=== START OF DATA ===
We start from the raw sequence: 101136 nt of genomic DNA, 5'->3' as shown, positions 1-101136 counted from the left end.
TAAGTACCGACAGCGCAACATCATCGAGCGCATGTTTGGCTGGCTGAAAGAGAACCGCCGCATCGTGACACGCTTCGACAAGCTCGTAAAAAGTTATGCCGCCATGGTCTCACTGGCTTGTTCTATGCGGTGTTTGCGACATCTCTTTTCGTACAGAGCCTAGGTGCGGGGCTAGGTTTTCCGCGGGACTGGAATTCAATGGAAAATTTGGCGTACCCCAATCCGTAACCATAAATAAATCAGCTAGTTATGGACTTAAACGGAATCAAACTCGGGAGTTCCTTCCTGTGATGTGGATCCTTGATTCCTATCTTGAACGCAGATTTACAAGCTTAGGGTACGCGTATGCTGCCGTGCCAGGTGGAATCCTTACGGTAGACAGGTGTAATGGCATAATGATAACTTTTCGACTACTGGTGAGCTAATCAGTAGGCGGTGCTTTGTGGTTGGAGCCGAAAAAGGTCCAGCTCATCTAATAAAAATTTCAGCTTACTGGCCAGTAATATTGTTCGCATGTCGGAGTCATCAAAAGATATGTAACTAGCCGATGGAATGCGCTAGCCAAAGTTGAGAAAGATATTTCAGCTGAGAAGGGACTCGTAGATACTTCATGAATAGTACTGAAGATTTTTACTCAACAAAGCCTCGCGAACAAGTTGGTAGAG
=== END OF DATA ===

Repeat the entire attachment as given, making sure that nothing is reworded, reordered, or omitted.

We start from the raw sequence: 101136 nt of genomic DNA, 5'->3' as shown, positions 1-101136 counted from the left end.
TAAGTACCGACAGCGCAACATCATCGAGCGCATGTTTGGCTGGCTGAAAGAGAACCGCCGCATCGTGACACGCTTCGACAAGCTCGTAAAAAGTTATGCCGCCATGGTCTCACTGGCTTGTTCTATGCGGTGTTTGCGACATCTCTTTTCGTACAGAGCCTAGGTGCGGGGCTAGGTTTTCCGCGGGACTGGAATTCAATGGAAAATTTGGCGTACCCCAATCCGTAACCATAAATAAATCAGCTAGTTATGGACTTAAACGGAATCAAACTCGGGAGTTCCTTCCTGTGATGTGGATCCTTGATTCCTATCTTGAACGCAGATTTACAAGCTTAGGGTACGCGTATGCTGCCGTGCCAGGTGGAATCCTTACGGTAGACAGGTGTAATGGCATAATGATAACTTTTCGACTACTGGTGAGCTAATCAGTAGGCGGTGCTTTGTGGTTGGAGCCGAAAAAGGTCCAGCTCATCTAATAAAAATTTCAGCTTACTGGCCAGTAATATTGTTCGCATGTCGGAGTCATCAAAAGATATGTAACTAGCCGATGGAATGCGCTAGCCAAAGTTGAGAAAGATATTTCAGCTGAGAAGGGACTCGTAGATACTTCATGAATAGTACTGAAGATTTTTACTCAACAAAGCCTCGCGAACAAGTTGGTAGAG